In public health, we talk about protecting and promoting the well-being and health of the public. Be it the global or local public, the country or the household, our goal in public health is to prevent disease, promote healthy lifestyles, and protect against the risks of disease. Epidemiology, the study of the distribution and control of disease in a population, is the cornerstone of public health. We use this discipline to help identify and explain how and why outbreaks and chronic disease enter into a population.
As a public health professional, I apply the principles of epidemiology to help identify the factors that contribute to the presence of diseases. I never stop asking the age old question, “why?” Why is this disease more common, more prevalent in this zip code, among this race, this age, this gender, etc? I ask how and why some diseases plague some groups and not others. “What makes this disease more endemic to this group than that group? What are the social determinants or factors that influence a person’s ability to make a healthy decision?” I am always inquisitive and dig until I can get to the root cause(s) of the problem, or some reasonable answer and solution that can be applied to multiple problems.
When I was in the world of HIV/AIDS a guest from the National Association of People Living with AIDS (NAPWA) spoke to my graduate class about HIV/AIDS and organizational approaches to addressing and preventing its spread. He said something that I’ll never forget, “HIV is the symptom of a larger problem.” That statement rang out like a gong. “What is the larger problem and how can we get to it?” I asked myself. In this past year, I have come to learn more than ever that institutional racism is the glue that holds many forms of oppression together and it feeds and fuels many ills in society. Not just racism but power inequities and prejudice, which I would argue are the key components of racism. But let’s go further. Racism is not a matter of meanness but merely a disease that affects and infects many. It’s so pervasive that many people don’t realize how they’ve been affected or infected by it. It’s a disease of the body, mind, and soul and a lot of us are walking around like zombies, infected with it but not even aware. Some of us are aware and don’t care to change and some of us don’t want to know if we have it.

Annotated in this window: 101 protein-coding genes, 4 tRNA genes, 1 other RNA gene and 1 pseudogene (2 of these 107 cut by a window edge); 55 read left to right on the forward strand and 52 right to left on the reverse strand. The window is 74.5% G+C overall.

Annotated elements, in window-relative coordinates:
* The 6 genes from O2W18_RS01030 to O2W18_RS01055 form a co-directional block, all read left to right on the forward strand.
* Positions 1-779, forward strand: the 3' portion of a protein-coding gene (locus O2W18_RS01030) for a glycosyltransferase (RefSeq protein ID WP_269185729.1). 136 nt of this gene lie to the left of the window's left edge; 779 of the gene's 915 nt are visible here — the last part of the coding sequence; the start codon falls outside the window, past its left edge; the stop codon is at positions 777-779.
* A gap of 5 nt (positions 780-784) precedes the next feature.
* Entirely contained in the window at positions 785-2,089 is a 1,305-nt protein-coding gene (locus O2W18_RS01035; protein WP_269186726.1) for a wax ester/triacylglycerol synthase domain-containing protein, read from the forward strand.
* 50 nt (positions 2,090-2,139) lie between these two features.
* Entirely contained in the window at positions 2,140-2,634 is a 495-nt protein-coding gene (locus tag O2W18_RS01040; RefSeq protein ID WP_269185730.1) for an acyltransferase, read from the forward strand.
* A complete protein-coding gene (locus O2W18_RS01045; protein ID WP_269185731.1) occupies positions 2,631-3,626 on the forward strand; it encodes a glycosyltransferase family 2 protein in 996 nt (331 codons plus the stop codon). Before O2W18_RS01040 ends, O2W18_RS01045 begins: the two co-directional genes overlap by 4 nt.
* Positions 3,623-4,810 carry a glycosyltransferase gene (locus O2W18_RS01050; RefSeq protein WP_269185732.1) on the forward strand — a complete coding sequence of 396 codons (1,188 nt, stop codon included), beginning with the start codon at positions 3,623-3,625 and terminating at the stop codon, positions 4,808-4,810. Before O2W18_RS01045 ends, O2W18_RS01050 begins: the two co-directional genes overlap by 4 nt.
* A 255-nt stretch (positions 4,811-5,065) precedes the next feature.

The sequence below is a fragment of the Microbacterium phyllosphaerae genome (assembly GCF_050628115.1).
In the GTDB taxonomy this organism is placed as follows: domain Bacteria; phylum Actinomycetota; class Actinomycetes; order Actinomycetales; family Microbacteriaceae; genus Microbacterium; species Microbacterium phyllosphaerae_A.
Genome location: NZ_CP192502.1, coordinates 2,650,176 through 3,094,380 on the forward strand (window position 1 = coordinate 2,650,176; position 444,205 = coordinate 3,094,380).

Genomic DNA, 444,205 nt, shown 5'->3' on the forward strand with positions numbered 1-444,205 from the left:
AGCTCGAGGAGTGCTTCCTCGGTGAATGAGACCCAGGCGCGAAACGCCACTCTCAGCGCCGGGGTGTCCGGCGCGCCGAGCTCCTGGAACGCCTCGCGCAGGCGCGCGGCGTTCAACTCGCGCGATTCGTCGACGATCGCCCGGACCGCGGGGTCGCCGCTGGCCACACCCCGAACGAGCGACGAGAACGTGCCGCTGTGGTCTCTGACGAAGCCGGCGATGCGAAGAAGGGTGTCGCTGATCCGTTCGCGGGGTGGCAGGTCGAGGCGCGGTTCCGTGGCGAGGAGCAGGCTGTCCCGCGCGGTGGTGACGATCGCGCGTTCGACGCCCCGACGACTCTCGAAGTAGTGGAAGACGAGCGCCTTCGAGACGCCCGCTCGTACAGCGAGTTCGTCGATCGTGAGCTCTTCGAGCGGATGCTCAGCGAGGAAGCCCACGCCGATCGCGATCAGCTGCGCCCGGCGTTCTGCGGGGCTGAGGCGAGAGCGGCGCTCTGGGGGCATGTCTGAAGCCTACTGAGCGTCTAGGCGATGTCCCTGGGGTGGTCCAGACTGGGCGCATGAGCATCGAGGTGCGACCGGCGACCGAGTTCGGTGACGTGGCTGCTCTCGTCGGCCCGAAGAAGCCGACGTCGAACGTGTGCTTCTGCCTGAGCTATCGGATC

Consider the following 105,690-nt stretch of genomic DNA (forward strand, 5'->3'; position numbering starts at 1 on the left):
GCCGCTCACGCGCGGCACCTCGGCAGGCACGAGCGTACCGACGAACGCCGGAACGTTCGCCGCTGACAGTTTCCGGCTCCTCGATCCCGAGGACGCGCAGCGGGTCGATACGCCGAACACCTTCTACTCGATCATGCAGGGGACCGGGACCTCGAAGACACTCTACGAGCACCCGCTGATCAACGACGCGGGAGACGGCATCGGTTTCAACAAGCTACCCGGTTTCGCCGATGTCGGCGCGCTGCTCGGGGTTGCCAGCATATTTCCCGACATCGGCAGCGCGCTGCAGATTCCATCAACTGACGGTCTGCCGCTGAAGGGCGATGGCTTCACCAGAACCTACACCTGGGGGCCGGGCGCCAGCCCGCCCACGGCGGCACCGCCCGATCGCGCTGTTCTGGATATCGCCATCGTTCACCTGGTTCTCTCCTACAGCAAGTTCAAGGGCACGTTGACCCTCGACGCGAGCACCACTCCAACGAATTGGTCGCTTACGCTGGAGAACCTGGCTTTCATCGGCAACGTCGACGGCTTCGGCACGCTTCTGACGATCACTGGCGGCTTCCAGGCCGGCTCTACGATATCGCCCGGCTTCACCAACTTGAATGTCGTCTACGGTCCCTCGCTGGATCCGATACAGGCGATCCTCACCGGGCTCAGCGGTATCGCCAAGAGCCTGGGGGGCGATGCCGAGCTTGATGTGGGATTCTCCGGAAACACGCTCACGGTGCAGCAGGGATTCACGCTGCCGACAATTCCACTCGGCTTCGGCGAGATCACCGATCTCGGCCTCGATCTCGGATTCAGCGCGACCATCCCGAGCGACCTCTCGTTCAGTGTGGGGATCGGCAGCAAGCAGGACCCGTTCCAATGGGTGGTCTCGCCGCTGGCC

After watching “Lee Daniels’ The Butler,” I realized that my job is to heal and fight for the soul of this nation and everyone infected by the sickness of racism. There’s a reason why my life is taking this direction. I had no idea that when I set out to find the cure for HIV that I would find myself staring racism and inequity in the face. Now that I am I feel and sense things are coming together in a unique fashion. What I enjoyed most about the film is that it portrayed African Americans not as archetypes and characters but as real people and humans with real joys and pains, not all of which are necessarily tied to race or injustice. It is the American story, and if we could find a way to connect with one another within and despite our differences, then we’ll be able to begin the healing process.